“If you see a snake, just kill it – don’t appoint a committee on snakes.”
Just kill it, the man had said – just kill it. The snake muttered to himself as he slithered through the tall grass outside the auditorium. His favorite politician, the only politician he’d ever actually believed in, the only one who he’d actually ever thought could change things – could fix things, even – the man he had considered maybe was the chosen one, the promised one, the messiah, the prophet, Maitreya and Mohammed and Christ all rolled into one incongruous package, a true model of American virtue, the last bastion of freedom and of capitalism, harking back to the good old days – an actual man who said actual things, smart things, righteous things, things that could maybe fix all the world’s problems if they were well implemented; a good man who wanted to do good things; and then this man goes and says an insensitive thing like that.
Just kill it. By all that was holy.
Why’d it have to be sssssnakes?
It was quite probable that nobody else who’d been inside the auditorium had even been remotely outraged by the offhanded comment. Probable because nobody else inside the stadium had been a snake (at least to his knowledge, and he had a pretty good tongue for these things).
The thought made him feel so sad and alone that for the first time he thought about ending it all.
The little snake looked back on his serpentine life. He had been born a snake, he’d lived life as a snake, and he knew he would die as a snake.
Ssssso much for freewill, he hissed.
He’d thought about forming an awareness movement, calling it SSSADL – the Serpent / Snake Society Anti-Defamation League. Mr. Presssident, he imagined himself making a speech at the White House, Mr. President, this rampant ophidiophobia will not ssstand! We must rewrite hissstory, rewrite the bible; we must reprogram the human brain. There are bad snakes, truly, nation, there are – but we are not all bad. Slither a mile in my skin before you passss your judgment!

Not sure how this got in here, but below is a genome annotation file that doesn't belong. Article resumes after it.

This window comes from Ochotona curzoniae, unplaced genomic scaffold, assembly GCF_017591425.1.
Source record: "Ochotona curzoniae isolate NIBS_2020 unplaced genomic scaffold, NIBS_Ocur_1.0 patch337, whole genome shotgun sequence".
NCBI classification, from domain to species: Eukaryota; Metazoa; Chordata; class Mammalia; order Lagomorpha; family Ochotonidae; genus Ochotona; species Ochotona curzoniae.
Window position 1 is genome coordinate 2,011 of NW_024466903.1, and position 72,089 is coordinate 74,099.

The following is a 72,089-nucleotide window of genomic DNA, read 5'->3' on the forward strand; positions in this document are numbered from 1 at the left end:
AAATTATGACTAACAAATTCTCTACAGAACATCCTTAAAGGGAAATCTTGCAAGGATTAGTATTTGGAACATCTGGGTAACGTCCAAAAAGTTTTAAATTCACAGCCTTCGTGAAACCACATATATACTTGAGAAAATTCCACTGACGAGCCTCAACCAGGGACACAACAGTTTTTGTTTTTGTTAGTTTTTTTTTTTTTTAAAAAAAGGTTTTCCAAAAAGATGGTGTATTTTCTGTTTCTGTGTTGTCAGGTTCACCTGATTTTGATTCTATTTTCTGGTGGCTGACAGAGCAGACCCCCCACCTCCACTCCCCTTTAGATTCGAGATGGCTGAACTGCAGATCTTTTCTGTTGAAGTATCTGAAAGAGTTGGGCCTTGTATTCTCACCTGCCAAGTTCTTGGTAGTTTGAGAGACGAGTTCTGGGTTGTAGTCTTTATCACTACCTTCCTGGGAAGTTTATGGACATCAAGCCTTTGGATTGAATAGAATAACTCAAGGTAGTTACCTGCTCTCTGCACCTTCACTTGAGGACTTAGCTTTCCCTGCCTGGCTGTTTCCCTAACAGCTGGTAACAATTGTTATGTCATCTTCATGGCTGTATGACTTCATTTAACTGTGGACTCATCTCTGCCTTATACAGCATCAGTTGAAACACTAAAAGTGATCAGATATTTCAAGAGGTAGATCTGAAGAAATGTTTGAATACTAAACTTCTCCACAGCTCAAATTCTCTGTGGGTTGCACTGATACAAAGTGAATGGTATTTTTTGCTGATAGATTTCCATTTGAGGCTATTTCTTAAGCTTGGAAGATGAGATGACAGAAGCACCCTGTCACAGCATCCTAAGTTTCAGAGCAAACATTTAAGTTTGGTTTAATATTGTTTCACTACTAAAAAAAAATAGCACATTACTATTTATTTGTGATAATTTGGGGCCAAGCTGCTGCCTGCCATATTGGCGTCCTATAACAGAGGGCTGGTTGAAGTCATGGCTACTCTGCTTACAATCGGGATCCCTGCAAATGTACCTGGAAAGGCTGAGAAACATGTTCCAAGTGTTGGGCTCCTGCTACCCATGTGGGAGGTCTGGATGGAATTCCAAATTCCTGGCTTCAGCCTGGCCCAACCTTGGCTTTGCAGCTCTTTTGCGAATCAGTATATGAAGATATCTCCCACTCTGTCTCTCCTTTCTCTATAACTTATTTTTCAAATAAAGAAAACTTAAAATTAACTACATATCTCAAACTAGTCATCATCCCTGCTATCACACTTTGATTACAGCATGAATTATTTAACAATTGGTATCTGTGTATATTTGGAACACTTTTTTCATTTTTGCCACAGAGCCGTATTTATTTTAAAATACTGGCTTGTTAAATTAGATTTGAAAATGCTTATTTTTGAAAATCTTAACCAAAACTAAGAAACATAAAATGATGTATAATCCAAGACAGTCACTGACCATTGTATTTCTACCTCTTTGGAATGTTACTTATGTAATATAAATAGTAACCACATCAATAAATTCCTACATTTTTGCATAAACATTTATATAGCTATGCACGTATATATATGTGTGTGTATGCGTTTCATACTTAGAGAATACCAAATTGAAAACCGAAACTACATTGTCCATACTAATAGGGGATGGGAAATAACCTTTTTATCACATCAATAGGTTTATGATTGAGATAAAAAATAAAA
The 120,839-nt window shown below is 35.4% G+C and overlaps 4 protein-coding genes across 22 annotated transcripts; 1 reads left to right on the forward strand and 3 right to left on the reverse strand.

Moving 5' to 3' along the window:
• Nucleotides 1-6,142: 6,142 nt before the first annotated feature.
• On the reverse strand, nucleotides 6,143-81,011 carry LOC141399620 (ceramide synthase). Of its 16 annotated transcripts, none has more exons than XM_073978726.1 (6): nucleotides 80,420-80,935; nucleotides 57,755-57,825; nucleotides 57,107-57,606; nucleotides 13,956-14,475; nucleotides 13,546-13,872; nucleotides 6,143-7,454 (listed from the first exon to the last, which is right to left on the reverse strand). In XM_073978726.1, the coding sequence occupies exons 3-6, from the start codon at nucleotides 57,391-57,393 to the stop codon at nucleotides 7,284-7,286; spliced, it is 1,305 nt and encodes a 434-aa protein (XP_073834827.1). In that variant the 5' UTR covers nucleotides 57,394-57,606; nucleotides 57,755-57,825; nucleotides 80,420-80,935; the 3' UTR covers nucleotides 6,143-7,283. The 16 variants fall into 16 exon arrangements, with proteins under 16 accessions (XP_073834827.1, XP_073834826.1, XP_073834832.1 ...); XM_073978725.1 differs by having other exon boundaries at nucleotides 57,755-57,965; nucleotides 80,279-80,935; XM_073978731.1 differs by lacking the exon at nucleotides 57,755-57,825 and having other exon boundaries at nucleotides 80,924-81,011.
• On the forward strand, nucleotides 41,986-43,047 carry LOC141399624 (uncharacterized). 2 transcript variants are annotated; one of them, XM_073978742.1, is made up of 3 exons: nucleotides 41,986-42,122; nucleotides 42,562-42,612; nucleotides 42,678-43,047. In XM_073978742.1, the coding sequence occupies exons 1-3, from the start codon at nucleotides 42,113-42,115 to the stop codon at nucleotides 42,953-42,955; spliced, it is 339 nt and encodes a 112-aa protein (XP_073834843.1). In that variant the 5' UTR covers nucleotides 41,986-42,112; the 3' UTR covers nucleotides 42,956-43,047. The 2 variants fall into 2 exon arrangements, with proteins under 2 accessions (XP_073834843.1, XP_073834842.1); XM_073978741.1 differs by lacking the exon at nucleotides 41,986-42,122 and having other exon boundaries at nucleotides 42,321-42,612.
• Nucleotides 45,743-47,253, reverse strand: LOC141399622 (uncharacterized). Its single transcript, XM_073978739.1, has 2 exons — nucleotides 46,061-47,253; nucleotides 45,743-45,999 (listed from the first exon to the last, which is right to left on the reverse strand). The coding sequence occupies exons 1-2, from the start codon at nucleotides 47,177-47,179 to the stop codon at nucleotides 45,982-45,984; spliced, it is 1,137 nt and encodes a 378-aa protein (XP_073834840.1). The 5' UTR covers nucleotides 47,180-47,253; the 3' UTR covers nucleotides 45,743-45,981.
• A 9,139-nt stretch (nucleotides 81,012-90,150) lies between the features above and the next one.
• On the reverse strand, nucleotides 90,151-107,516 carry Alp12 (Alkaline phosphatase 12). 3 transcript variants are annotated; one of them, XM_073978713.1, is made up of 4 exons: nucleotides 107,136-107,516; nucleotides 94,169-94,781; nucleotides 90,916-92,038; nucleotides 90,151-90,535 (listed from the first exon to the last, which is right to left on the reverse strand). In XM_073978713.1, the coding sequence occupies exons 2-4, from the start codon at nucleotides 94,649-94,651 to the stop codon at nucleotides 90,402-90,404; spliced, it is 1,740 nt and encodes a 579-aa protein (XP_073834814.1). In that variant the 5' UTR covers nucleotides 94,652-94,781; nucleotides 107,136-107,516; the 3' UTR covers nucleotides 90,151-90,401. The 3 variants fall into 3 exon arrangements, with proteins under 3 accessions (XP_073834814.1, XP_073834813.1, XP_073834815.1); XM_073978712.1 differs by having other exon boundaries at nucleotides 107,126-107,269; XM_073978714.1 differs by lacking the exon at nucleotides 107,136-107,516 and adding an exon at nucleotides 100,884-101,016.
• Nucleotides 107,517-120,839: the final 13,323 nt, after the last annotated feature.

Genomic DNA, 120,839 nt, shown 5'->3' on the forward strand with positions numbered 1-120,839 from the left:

But it was such a daunting task for one lone corn snake. I mean sure, you’ve got your rattlesnakes causing death in children and cattle, he thought, I mean sure, I’ll give you that, but we corn snakes are harmless, even beneficent, to mankind. We keep rodent populations down. Sometimes I eat twice as many rodents as I would prefer, he offered, just to get rid of their overabundance. I protect your crops; I smother the rise of diseases; I am your savior, your salvation – and yet still you spit upon me.
He was weary and lonely. He decided to kill himself. He slithered to a remote overpass and wove himself through the chainlink fence. Let them not avert their eyes to thissss, he thought. Let me be known in death. The snake formed a noose with his own body, passed it around his neck, and bit hard into his tail so that he formed an infinity symbol. He was pleased at the thought of this standing as his legacy.
The snake jumped. The knot took hold halfway down his body. But death did not come easily. The life left him slowly, painfully, as he bobbed in the wind made by the cars passing below. Eventually the devil came up from hell and tempted the snake with cold beer and newborn dormice, but the snake refused. Where’s your Ross Perot now? the devil taunted, and the snake said, Exactly, that’s why I’m doing this. Finally the devil said that if the snake would only give Ross Perot one more chance then together the three of them would form an unholy trinity and take over all the kingdoms of the world by force. But the snake said, No, thanks, it’s too late for all that. So the devil gave up, flying off into the sky with one last shout.
Ross Perot for king of the world!
About three in the afternoon the snake cried out with his last pained breath, Perot, Perot, lema ssssabachthani? (which means, Ross Perot, Ross Perot, why have you forsaken me?) The snake’s corpse, woven through the chain-link fence, formed an almost perfect figure eight. Over time the figure eight turned sideways, and eventually the weather wore his body away so that it looked like a hanging cross, like a cross made of snake skin had been woven into the fence, in the perfect shape of a crucifix. Soon this curiosity became a religious icon, a site of reverence.
As the pious gathered below, the ghost of the snake floated there alongside the ghost of Jesus Christ, and both shook their heads, muttering.
Idiots, they commiserated.
Once again, they’ve entirely missed the point.
“But who prays for Satan? Who in eighteen centuries has had the common humanity to pray for the one sinner that needed it most?”
Jack Carr is a writer and musician from (South!) Jersey who lives in (Brooklyn!) New York. A story of his has been published in the Brooklyn Voice. He went to Columbia and goes to LIU-Brooklyn for creative writing. He will be publishing a collection of animal stories in August.